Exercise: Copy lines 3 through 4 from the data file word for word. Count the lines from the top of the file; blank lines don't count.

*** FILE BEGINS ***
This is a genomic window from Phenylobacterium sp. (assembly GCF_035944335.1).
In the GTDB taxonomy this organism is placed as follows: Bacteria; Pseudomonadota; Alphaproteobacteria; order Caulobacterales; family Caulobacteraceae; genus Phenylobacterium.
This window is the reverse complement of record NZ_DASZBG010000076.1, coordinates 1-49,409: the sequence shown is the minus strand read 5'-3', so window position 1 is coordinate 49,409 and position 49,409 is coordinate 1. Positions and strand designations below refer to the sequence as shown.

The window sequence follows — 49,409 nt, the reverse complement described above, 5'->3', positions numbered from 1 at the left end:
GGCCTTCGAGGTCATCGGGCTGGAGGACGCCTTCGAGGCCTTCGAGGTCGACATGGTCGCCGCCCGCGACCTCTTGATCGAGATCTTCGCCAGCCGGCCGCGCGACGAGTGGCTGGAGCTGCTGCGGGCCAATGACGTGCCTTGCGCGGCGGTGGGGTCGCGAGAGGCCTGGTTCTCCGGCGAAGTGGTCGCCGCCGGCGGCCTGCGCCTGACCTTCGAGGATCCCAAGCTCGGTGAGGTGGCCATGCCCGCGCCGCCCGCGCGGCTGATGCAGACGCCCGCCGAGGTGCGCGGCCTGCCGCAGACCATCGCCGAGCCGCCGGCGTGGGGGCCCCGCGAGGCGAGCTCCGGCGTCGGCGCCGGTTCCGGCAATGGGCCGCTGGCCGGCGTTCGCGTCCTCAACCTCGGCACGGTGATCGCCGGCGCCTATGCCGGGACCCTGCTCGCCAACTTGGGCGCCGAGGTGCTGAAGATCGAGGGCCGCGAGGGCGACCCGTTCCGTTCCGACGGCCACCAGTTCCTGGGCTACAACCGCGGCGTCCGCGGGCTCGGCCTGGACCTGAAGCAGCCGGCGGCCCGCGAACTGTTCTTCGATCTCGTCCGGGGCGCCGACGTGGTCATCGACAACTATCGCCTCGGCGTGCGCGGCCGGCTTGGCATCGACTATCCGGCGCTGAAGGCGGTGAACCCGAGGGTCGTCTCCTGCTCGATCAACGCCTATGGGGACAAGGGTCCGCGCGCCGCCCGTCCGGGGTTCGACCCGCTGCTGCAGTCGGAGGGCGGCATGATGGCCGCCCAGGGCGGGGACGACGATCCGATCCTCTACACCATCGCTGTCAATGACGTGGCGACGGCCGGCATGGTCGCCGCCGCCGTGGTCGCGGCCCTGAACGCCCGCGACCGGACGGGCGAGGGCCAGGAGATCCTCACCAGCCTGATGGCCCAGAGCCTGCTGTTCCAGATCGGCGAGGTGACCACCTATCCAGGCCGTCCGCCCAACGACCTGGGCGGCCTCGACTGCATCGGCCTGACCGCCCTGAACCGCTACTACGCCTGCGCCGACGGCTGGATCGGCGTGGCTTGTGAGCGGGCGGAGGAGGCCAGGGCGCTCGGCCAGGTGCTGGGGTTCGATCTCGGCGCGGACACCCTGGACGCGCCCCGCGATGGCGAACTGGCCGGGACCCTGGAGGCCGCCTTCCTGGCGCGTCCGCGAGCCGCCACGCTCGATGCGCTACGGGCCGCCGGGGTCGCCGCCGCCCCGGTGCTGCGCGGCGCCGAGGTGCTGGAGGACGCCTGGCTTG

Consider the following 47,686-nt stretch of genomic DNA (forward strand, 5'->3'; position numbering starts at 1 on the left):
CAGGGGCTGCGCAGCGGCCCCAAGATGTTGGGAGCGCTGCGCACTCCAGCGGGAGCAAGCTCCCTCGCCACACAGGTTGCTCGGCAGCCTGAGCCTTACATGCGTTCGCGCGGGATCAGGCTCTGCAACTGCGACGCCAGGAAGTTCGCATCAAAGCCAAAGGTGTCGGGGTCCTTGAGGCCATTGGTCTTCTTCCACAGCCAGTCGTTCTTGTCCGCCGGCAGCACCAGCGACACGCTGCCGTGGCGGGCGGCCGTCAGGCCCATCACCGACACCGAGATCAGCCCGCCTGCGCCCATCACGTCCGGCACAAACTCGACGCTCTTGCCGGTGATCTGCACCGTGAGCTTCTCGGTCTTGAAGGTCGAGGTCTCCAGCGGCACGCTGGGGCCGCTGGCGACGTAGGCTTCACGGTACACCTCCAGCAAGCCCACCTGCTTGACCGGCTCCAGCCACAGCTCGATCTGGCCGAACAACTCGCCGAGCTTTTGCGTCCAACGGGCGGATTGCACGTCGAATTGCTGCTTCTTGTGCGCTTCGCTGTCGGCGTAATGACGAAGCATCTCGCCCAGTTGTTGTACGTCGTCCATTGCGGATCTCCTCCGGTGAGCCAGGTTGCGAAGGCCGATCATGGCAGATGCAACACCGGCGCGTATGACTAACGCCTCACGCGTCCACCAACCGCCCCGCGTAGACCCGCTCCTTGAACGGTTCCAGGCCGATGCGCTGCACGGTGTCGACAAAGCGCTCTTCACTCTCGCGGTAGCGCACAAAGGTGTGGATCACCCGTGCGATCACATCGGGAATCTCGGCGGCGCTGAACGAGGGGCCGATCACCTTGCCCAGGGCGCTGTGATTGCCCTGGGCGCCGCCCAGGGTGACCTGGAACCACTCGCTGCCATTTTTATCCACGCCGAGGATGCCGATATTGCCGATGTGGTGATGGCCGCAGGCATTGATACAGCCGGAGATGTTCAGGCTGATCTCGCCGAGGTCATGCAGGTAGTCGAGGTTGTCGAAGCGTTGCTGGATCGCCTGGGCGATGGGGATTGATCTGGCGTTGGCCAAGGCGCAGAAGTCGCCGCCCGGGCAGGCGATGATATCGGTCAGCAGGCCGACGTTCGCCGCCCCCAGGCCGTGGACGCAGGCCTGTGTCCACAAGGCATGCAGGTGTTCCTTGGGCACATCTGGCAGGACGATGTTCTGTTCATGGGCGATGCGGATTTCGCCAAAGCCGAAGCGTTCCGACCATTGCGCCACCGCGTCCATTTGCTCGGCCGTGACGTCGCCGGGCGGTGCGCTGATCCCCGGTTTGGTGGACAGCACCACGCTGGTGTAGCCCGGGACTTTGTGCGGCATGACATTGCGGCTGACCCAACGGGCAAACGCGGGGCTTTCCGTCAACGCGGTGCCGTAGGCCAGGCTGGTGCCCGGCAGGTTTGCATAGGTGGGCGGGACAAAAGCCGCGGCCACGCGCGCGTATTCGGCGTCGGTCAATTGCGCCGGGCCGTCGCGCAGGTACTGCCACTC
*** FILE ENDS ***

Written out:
This window is the reverse complement of record NZ_DASZBG010000076.1, coordinates 1-49,409: the sequence shown is the minus strand read 5'-3', so window position 1 is coordinate 49,409 and position 49,409 is coordinate 1. Positions and strand designations below refer to the sequence as shown.

The window sequence follows — 49,409 nt, the reverse complement described above, 5'->3', positions numbered from 1 at the left end: